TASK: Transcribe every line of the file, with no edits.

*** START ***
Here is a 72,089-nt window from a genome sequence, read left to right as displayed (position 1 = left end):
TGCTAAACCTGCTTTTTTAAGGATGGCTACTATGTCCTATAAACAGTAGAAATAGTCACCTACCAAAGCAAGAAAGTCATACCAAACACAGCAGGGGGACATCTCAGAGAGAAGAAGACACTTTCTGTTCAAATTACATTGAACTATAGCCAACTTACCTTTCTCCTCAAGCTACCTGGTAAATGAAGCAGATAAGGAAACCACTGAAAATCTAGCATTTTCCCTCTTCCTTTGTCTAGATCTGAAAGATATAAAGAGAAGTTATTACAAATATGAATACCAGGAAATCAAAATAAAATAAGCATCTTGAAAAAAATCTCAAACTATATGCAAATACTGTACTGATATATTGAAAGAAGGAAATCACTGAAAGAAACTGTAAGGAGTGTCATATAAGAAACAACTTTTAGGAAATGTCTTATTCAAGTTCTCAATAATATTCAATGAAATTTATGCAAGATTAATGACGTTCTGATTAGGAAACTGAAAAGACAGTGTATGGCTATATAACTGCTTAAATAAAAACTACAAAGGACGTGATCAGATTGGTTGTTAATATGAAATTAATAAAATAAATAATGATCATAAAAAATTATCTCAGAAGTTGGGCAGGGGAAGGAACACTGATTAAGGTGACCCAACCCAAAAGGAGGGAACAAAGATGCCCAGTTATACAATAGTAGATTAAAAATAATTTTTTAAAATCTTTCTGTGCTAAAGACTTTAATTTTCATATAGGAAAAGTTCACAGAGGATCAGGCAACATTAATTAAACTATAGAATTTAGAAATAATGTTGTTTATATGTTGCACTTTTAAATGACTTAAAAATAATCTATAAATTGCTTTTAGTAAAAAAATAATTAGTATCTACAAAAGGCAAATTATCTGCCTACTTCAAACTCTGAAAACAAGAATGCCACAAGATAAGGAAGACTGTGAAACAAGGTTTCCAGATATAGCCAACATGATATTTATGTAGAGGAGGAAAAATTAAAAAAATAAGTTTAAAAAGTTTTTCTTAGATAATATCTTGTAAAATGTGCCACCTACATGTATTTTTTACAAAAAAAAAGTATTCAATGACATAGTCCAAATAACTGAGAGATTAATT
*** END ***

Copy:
Here is a 72,089-nt window from a genome sequence, read left to right as displayed (position 1 = left end):
TGCTAAACCTGCTTTTTTAAGGATGGCTACTATGTCCTATAAACAGTAGAAATAGTCACCTACCAAAGCAAGAAAGTCATACCAAACACAGCAGGGGGACATCTCAGAGAGAAGAAGACACTTTCTGTTCAAATTACATTGAACTATAGCCAACTTACCTTTCTCCTCAAGCTACCTGGTAAATGAAGCAGATAAGGAAACCACTGAAAATCTAGCATTTTCCCTCTTCCTTTGTCTAGATCTGAAAGATATAAAGAGAAGTTATTACAAATATGAATACCAGGAAATCAAAATAAAATAAGCATCTTGAAAAAAATCTCAAACTATATGCAAATACTGTACTGATATATTGAAAGAAGGAAATCACTGAAAGAAACTGTAAGGAGTGTCATATAAGAAACAACTTTTAGGAAATGTCTTATTCAAGTTCTCAATAATATTCAATGAAATTTATGCAAGATTAATGACGTTCTGATTAGGAAACTGAAAAGACAGTGTATGGCTATATAACTGCTTAAATAAAAACTACAAAGGACGTGATCAGATTGGTTGTTAATATGAAATTAATAAAATAAATAATGATCATAAAAAATTATCTCAGAAGTTGGGCAGGGGAAGGAACACTGATTAAGGTGACCCAACCCAAAAGGAGGGAACAAAGATGCCCAGTTATACAATAGTAGATTAAAAATAATTTTTTAAAATCTTTCTGTGCTAAAGACTTTAATTTTCATATAGGAAAAGTTCACAGAGGATCAGGCAACATTAATTAAACTATAGAATTTAGAAATAATGTTGTTTATATGTTGCACTTTTAAATGACTTAAAAATAATCTATAAATTGCTTTTAGTAAAAAAATAATTAGTATCTACAAAAGGCAAATTATCTGCCTACTTCAAACTCTGAAAACAAGAATGCCACAAGATAAGGAAGACTGTGAAACAAGGTTTCCAGATATAGCCAACATGATATTTATGTAGAGGAGGAAAAATTAAAAAAATAAGTTTAAAAAGTTTTTCTTAGATAATATCTTGTAAAATGTGCCACCTACATGTATTTTTTACAAAAAAAAAGTATTCAATGACATAGTCCAAATAACTGAGAGATTAATT